Valuable cargo on the high seas

High-power lasers from Hannover on their way to the gravitational-wave detector in the USA

December 21, 2010

The search for Einstein’s gravitational waves is like looking for a needle in a haystack. Moreover, imagine that the needle has a very similar nature to the hay itself. After all, cosmic gravitational waves, tiny tremors of space and time, are hard to differentiate from terrestrial tremors. Therefore, researchers are dependent upon efficient measuring instruments to actually find their needles - the gravitational waves. To accomplish this, they construct gravitational wave detectors which function according to the principle of laser interferometry.  Scientists from the Max Planck Institute for Gravitational Physics (Albert Einstein Institute Hannover, AEI), together with the Laser Zentrum Hannover e.V. (LZH), have recently developed a high-power laser that will be deployed for the next generation of gravitational wave detectors. This laser is currently aboard the MSC Loretta, on the way to LIGO, one of these detectors in the USA.

View of the 200 W laser for LIGO

Laser pointers usually shine red or green – at a rather weak output of less than 1 mW (milliwatt).  In contrast to this, lasers that have thus far been used in gravitational wave astronomy, have an output of 10-50 watts. Thus, they are around ten thousand times brighter that those that we use in everyday life. What’s more, these light sources are not visible to the human eye, as they function in the infrared frequency range. These two characteristics make high-power lasers particularly advantageous for research purposes. The optical systems of the gravitational waves interferometer can “see” namely particularly sharply at infrared wavelengths. Plus: The higher the power of a laser, the more precise the measurements by the detectors.

The new high-power laser, which was developed for this purpose by a team of scientists headed by Dr. Benno Willke from the AEI, emits a beam that is again around ten times stronger than its predecessor. It has an output of 200 W at a wavelength of 1064 nm and sets itself apart through its unprecedented stability in terms of output and frequency. It is thus worldwide the first of its kind and the scientists will be mounting it in a gravitational wave detector.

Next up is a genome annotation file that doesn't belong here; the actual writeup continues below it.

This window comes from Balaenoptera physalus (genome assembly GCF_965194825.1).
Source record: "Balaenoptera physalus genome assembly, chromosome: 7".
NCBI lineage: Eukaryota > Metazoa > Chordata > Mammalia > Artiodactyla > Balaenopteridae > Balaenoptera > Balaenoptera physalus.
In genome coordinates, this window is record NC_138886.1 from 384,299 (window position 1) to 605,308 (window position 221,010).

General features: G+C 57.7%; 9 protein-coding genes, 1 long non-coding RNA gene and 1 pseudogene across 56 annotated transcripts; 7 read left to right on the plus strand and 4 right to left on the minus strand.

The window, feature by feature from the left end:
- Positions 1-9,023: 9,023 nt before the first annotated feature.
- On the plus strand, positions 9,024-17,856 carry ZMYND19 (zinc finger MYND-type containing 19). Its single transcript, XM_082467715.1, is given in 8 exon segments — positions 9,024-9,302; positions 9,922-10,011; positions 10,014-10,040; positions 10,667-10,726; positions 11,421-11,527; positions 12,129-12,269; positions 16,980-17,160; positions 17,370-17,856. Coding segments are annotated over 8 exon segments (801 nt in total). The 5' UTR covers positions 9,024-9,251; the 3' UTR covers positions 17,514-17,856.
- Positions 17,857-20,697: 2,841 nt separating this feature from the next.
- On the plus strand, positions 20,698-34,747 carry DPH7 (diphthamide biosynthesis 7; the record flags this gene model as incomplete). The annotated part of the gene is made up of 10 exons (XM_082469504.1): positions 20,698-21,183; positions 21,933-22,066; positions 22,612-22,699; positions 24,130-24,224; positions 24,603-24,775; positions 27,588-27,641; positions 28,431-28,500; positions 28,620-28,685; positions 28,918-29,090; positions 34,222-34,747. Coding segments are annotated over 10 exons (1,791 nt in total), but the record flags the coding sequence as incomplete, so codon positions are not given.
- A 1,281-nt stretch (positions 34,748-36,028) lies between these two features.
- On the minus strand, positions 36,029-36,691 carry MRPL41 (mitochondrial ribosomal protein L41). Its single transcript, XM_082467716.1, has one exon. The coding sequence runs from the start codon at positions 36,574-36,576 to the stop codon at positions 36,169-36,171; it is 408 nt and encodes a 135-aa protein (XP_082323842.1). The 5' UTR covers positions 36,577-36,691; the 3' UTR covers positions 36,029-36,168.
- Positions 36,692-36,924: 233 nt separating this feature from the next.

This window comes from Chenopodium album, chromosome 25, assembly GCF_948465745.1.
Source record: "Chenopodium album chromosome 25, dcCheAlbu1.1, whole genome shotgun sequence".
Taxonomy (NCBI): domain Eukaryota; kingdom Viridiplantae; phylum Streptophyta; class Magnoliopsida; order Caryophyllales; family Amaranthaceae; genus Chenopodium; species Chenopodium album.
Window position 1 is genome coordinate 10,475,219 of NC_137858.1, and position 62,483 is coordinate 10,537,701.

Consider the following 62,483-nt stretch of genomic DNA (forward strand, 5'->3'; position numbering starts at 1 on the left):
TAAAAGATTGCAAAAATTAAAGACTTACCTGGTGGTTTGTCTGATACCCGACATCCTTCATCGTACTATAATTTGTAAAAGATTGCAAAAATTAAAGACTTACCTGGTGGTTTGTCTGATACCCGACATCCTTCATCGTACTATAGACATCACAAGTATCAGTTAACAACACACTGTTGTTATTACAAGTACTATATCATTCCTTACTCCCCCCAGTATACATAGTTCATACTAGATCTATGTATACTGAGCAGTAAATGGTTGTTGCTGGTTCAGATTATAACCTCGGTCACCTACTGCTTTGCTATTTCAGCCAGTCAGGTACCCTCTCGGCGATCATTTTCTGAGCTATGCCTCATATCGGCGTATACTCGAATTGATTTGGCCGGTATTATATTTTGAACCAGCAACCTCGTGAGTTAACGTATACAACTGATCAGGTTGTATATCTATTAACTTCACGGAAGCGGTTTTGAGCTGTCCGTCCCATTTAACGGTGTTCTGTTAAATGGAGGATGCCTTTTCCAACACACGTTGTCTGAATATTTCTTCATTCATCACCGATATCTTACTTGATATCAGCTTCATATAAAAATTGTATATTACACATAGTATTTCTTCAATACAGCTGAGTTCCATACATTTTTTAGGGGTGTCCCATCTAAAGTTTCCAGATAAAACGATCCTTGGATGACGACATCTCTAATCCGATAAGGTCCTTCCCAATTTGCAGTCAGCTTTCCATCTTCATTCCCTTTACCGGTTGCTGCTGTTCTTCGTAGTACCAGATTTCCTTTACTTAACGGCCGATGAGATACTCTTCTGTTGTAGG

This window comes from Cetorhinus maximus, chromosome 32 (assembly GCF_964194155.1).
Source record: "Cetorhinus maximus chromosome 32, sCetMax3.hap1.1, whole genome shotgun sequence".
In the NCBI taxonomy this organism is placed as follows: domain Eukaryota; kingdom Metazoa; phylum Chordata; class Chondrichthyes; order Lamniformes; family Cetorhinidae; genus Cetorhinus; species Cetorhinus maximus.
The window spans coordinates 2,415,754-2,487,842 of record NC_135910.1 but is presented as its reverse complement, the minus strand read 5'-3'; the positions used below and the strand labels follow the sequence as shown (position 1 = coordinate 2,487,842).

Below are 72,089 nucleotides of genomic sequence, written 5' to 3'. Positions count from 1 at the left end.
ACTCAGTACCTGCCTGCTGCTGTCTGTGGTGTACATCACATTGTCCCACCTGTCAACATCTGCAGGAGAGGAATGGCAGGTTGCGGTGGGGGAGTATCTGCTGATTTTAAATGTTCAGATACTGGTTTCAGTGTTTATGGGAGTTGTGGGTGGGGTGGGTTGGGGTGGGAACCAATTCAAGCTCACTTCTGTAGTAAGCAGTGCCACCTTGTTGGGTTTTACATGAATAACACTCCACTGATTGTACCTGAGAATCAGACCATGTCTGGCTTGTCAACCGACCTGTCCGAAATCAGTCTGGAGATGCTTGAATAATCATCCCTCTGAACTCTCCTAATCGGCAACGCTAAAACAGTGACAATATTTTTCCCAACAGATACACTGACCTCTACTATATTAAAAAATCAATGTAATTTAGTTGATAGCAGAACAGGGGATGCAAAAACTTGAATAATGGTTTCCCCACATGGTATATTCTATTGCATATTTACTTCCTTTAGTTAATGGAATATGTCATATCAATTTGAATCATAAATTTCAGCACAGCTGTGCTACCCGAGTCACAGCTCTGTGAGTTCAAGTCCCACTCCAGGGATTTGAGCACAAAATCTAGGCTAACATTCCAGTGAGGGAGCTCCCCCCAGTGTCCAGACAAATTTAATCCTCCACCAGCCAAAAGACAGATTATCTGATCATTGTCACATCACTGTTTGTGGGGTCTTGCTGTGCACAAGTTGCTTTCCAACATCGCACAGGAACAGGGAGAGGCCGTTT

More laser light for the new detectors

When it arrives in Livingston, USA, the laser will ring in a new era for gravitational wave detectors. “High-performance lasers of this type will be used in the new generation of gravitational wave detectors, such as Advanced LIGO,” says Willke. “This will allow the measuring sensitivity of these detectors to be improved by again a factor of 10.”

And according to Prof. Karsten Danzmann, Director at the Max Planck Institute for Gravitational Physics, and head of the Institute for Gravitational Physics at Leibniz Universität Hannover: “This will radically increase the probability of a direct measurement of gravitational waves in the next few years.”

The concept for the laser was conceived by the physicists in the Working Group headed by Benno Willke from the AEI in close cooperation with the Laser Zentrum Hannover e.V. The laser itself was developed and constructed at the LZH. The scientists at the AEI developed the components for the stabilization of the laser and tested them over the last few weeks. Now, the laser and stabilization components, well-cushioned and packed watertight, are in a container on the freighter MSC Loretta, travelling over the waves to fulfil their destiny.

Gravitational waves

Gravitational waves are tiny, wave-like disturbances in space-time. They follow on the assumptions of the general theory of relativity, which Albert Einstein proposed around a century ago. They arise when massive cosmic objects such as black holes merge with one another, when a star gives up its life in a supernova explosion, or when two pulsars closely orbit each other. To date, astronomers have only been able to prove them indirectly with double pulsar systems. Their direct observation has yet to be achieved. Already today, we can observe the universe in numerous wavelengths: with the help of telescopes that survey the cosmos in the optical, infrared, gamma and x-ray areas. We nevertheless only see a tiny segment, as we cannot see around 96% of the universe with our conventional telescopes.  With gravitational wave astronomy, which does not search for electromagnetic radiation but rather for disturbances in space-time, we will thus gain completely new insights. The direct proof of gravitational waves is therefore one of the most exciting tasks facing modern physics, and is the goal of global cooperative efforts.

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